The veterinarian will conduct an in-depth examination if there is an initial suspicion. He does not need photos but recognizes the ear mites in cats with an ear mirror. If the doctor also finds the black secretion in the cat’s ear, the result is confirmed. Then there are several ways to treat ear mites in cats. Either he cleans the ears of the four-legged friend with special benzyl benzoate drops or fights the parasites with an ointment. If the infestation is very severe, the vet will use anti-parasitic drugs. These are strong drugs with the active ingredients ivermectin, selamectin, or doramectin. In addition to the drugs mentioned, there are spot-on preparations against ear mites in cats. These are to be applied to the neck of the cat. There are a few things to consider when using the ointment.
- Before using the ear mite medication, clean your cat’s ear. Use a damp cotton swab to remove dirt and crusts from the ear canal.
- Gently rub the ointment with your finger or cotton swab. Continue the treatment until the secretion disappears from the ear.
- It is advisable to give preventive treatment to all animal roommates in the household.
- An ambient spray helps to keep the annoying parasites away from the furniture.
What Preventive Measures Can Help Against Ear Mites in Cats?
There is no silver bullet to prevent the parasite. However, the risk of an infestation increases if your darling likes to roam outside. You can do something yourself to prevent ear mites from appearing in your cats. It is important to regularly clean the cats’ blankets and sleeping areas. Infection (again) is less likely in a clean environment. If you clean the surfaces with disinfectant, it will be difficult for the ear mites to lodge in them. Regular vacuuming is also a good preventive measure. Small children living in the household should try to shield themselves from infested pets.
Should I Self-medicate Ear Mites in Cats?
Countless tips and tricks on the Internet suggest: ear mites in cats can of course be treated with a home remedy. Olive oil, paraffin oil, and coconut oil are often mentioned in connection with ear mites in cats. You should be careful when doing this. On the one hand, it is difficult to assess the severity of the infestation externally. In any case, a spray is preferable to a home remedy in the form of drops. Some owners use liquid paraffin to smother the mites in their ears. Like coconut oil, olive oil also has a similar mode of action. These home remedies dry the ear. In this way, they remove the desired moist environment from the parasites. It makes sense that you wear gloves when applying the home remedy. This way you will avoid getting infected yourself. In addition to the home remedies mentioned, ear mites can also be treated homeopathically in cats. You can get oils against ear mites in your cat at a pharmacy or on the Internet. The oils fight the parasites naturally. They are odorless and do not cause any side effects in four-legged friends. But the effective bee extract with the active ingredient mixture propolis also alleviates the symptoms.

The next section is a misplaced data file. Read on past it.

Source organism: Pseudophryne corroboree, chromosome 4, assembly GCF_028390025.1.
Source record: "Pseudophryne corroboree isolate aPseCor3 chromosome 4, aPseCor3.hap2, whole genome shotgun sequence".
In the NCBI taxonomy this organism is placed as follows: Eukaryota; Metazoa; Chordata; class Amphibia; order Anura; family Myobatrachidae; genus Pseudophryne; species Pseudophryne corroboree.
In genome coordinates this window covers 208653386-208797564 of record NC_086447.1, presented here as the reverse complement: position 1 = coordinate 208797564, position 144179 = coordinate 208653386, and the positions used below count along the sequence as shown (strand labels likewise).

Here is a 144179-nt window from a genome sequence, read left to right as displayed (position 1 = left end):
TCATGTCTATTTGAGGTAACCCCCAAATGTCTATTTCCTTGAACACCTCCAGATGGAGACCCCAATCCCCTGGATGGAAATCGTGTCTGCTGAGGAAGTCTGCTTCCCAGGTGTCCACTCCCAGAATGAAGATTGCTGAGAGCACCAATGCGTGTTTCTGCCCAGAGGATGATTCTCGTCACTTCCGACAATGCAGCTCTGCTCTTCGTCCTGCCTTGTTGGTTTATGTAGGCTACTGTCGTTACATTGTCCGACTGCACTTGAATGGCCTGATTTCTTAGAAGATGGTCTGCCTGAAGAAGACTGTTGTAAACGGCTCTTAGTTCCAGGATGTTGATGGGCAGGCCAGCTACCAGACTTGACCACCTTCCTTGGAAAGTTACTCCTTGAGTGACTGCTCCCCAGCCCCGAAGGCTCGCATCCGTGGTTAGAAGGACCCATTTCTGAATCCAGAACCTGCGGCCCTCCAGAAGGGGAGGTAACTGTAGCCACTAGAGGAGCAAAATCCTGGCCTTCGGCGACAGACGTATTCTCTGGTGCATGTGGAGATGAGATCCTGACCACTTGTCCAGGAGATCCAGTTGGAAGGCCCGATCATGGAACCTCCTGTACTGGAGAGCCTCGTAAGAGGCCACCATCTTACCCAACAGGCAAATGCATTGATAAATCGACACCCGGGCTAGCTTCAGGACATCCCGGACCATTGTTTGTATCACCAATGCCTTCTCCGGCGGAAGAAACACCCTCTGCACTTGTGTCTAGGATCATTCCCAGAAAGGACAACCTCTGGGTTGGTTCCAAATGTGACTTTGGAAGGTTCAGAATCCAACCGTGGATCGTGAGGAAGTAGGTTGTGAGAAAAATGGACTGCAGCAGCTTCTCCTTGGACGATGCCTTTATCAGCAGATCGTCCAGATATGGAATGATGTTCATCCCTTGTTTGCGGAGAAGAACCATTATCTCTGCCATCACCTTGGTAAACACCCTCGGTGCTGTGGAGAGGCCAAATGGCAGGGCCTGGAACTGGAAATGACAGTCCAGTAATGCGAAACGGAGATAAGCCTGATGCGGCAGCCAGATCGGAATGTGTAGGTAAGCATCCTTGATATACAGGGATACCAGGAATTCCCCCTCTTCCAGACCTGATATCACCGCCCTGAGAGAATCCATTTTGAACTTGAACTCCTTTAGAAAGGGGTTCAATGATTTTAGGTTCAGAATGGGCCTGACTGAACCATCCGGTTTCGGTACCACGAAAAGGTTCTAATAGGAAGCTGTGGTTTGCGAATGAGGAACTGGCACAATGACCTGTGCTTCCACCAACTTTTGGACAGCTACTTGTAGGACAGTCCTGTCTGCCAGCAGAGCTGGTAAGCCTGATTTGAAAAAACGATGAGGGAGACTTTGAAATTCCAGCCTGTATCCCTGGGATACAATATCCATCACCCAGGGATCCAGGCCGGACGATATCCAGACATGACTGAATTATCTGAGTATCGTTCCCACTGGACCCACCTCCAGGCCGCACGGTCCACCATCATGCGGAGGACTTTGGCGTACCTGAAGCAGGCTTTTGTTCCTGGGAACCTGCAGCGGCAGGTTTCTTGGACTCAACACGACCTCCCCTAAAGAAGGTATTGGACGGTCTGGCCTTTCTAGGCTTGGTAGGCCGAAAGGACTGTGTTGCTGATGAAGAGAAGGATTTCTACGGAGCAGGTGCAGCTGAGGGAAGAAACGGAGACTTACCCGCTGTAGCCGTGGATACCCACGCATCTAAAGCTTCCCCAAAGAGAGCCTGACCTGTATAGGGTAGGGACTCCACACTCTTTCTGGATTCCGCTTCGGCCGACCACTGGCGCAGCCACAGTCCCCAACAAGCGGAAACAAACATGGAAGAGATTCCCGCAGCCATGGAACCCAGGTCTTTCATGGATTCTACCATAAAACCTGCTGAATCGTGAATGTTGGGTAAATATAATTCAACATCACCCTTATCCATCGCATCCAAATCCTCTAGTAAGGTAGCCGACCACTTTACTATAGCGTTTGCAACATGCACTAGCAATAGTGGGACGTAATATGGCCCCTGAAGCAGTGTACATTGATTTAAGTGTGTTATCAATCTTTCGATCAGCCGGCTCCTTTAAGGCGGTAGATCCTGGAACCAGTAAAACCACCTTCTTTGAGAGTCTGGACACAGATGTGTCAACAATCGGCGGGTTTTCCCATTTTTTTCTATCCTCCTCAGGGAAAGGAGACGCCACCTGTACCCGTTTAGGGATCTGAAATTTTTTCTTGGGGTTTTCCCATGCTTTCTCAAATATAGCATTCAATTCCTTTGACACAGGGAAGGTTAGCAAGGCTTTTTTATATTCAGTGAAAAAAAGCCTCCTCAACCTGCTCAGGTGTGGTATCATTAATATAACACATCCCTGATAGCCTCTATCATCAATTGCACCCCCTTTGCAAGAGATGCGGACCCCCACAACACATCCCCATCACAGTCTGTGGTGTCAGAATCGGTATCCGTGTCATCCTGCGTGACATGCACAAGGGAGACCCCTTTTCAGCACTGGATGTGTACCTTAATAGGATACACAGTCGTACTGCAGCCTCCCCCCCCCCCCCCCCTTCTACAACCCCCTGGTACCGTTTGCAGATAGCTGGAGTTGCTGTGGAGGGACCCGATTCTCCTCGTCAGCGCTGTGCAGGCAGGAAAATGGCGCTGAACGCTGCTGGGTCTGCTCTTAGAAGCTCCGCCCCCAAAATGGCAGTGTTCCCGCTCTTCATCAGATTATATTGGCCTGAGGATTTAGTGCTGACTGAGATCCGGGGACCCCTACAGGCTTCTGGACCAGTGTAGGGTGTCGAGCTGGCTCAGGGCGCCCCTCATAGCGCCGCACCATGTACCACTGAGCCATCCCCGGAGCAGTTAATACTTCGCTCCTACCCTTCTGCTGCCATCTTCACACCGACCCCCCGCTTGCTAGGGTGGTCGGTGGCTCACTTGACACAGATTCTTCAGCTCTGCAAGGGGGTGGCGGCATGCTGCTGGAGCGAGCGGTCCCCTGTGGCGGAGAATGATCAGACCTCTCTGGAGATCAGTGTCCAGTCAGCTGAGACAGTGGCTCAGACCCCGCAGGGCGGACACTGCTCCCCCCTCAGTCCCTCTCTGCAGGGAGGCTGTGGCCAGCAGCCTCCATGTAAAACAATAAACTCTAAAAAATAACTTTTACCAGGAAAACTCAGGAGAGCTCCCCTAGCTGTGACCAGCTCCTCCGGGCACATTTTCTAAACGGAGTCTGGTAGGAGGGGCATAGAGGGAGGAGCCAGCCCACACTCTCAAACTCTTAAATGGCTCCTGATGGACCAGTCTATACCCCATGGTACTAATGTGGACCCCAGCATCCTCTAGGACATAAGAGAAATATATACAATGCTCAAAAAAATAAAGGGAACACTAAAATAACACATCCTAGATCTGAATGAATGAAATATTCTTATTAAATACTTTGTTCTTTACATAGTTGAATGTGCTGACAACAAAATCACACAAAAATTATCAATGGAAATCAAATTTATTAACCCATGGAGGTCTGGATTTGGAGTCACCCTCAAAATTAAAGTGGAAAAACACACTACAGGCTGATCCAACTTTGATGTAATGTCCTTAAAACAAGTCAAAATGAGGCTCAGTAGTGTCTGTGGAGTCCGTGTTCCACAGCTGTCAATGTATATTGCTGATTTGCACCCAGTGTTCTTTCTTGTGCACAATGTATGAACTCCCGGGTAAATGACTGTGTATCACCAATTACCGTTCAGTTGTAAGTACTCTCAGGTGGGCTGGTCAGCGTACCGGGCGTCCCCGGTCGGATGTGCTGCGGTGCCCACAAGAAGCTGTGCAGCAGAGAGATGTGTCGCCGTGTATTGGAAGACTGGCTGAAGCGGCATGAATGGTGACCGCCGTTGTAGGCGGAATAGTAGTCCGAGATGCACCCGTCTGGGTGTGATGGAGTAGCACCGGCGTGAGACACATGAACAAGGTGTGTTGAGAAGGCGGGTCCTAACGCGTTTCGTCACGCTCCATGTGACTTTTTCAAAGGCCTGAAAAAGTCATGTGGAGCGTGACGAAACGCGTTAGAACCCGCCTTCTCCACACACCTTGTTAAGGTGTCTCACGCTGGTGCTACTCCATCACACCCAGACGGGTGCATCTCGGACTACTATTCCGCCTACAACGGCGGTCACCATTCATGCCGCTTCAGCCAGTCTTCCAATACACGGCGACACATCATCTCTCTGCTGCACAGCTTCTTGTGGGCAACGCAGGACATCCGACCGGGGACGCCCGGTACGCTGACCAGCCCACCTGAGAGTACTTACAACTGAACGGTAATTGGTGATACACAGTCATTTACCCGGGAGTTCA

What to Do About Ear Mites in Cats
It is advisable to carefully check your kitty for mite infestations after each time you go out. Because, unlike fleas or ticks, mites are active all year round. If the kitten is infected with ear mites, you can first treat them yourself with effective home remedies. To do this, mix a tablespoon of coconut oil with a little castor oil. You can use apple cider vinegar instead. You should mix the vinegar in a ratio of 1: 1 with lukewarm water. Then rub the tincture on the affected areas of the skin. In any case, see the vet as soon as you notice the brownish secretion in the cat’s ear. The mite infestation usually progresses despite palliative treatment, so that sooner or later other (animal) household members become infected.